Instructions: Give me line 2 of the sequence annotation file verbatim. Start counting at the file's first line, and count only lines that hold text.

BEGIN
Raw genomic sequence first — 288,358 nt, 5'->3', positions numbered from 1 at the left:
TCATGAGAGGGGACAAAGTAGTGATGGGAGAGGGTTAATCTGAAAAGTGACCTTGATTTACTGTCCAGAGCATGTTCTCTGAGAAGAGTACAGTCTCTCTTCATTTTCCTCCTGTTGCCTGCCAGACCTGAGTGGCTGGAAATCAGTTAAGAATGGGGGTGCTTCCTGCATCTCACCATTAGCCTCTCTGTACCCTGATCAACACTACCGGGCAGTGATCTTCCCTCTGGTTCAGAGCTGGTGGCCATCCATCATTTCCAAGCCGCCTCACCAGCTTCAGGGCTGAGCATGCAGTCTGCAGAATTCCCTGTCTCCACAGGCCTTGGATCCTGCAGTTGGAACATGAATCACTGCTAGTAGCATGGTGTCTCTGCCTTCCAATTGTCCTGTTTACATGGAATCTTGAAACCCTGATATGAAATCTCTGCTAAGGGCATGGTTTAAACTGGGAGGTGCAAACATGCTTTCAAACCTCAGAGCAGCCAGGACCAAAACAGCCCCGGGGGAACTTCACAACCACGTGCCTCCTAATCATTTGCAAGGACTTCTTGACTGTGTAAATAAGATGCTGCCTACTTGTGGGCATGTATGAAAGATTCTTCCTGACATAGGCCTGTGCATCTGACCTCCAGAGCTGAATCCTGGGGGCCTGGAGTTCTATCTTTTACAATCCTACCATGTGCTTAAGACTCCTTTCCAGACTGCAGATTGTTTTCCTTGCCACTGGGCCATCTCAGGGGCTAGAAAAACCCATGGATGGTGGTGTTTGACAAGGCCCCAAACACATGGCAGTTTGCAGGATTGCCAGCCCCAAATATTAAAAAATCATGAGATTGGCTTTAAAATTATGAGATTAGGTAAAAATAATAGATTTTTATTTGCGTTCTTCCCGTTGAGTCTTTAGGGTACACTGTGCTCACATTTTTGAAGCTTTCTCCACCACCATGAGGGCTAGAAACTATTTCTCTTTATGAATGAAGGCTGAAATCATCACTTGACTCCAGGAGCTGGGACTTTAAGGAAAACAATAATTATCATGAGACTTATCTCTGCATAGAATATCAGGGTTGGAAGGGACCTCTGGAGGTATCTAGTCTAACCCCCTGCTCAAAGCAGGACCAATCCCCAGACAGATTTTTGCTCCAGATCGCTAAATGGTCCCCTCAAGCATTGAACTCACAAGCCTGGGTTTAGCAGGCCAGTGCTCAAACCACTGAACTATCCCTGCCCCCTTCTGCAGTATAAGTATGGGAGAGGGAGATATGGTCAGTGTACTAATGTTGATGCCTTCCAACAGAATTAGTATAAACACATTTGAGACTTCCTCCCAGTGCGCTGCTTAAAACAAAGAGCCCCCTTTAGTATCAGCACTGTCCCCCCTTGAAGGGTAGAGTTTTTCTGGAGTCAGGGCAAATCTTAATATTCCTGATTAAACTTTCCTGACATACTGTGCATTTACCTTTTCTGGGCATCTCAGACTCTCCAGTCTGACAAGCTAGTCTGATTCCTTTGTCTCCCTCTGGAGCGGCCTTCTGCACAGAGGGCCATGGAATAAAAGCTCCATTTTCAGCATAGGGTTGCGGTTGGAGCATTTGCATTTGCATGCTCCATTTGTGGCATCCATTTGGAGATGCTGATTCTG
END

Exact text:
TCATGAGAGGGGACAAAGTAGTGATGGGAGAGGGTTAATCTGAAAAGTGACCTTGATTTACTGTCCAGAGCATGTTCTCTGAGAAGAGTACAGTCTCTCTTCATTTTCCTCCTGTTGCCTGCCAGACCTGAGTGGCTGGAAATCAGTTAAGAATGGGGGTGCTTCCTGCATCTCACCATTAGCCTCTCTGTACCCTGATCAACACTACCGGGCAGTGATCTTCCCTCTGGTTCAGAGCTGGTGGCCATCCATCATTTCCAAGCCGCCTCACCAGCTTCAGGGCTGAGCATGCAGTCTGCAGAATTCCCTGTCTCCACAGGCCTTGGATCCTGCAGTTGGAACATGAATCACTGCTAGTAGCATGGTGTCTCTGCCTTCCAATTGTCCTGTTTACATGGAATCTTGAAACCCTGATATGAAATCTCTGCTAAGGGCATGGTTTAAACTGGGAGGTGCAAACATGCTTTCAAACCTCAGAGCAGCCAGGACCAAAACAGCCCCGGGGGAACTTCACAACCACGTGCCTCCTAATCATTTGCAAGGACTTCTTGACTGTGTAAATAAGATGCTGCCTACTTGTGGGCATGTATGAAAGATTCTTCCTGACATAGGCCTGTGCATCTGACCTCCAGAGCTGAATCCTGGGGGCCTGGAGTTCTATCTTTTACAATCCTACCATGTGCTTAAGACTCCTTTCCAGACTGCAGATTGTTTTCCTTGCCACTGGGCCATCTCAGGGGCTAGAAAAACCCATGGATGGTGGTGTTTGACAAGGCCCCAAACACATGGCAGTTTGCAGGATTGCCAGCCCCAAATATTAAAAAATCATGAGATTGGCTTTAAAATTATGAGATTAGGTAAAAATAATAGATTTTTATTTGCGTTCTTCCCGTTGAGTCTTTAGGGTACACTGTGCTCACATTTTTGAAGCTTTCTCCACCACCATGAGGGCTAGAAACTATTTCTCTTTATGAATGAAGGCTGAAATCATCACTTGACTCCAGGAGCTGGGACTTTAAGGAAAACAATAATTATCATGAGACTTATCTCTGCATAGAATATCAGGGTTGGAAGGGACCTCTGGAGGTATCTAGTCTAACCCCCTGCTCAAAGCAGGACCAATCCCCAGACAGATTTTTGCTCCAGATCGCTAAATGGTCCCCTCAAGCATTGAACTCACAAGCCTGGGTTTAGCAGGCCAGTGCTCAAACCACTGAACTATCCCTGCCCCCTTCTGCAGTATAAGTATGGGAGAGGGAGATATGGTCAGTGTACTAATGTTGATGCCTTCCAACAGAATTAGTATAAACACATTTGAGACTTCCTCCCAGTGCGCTGCTTAAAACAAAGAGCCCCCTTTAGTATCAGCACTGTCCCCCCTTGAAGGGTAGAGTTTTTCTGGAGTCAGGGCAAATCTTAATATTCCTGATTAAACTTTCCTGACATACTGTGCATTTACCTTTTCTGGGCATCTCAGACTCTCCAGTCTGACAAGCTAGTCTGATTCCTTTGTCTCCCTCTGGAGCGGCCTTCTGCACAGAGGGCCATGGAATAAAAGCTCCATTTTCAGCATAGGGTTGCGGTTGGAGCATTTGCATTTGCATGCTCCATTTGTGGCATCCATTTGGAGATGCTGATTCTG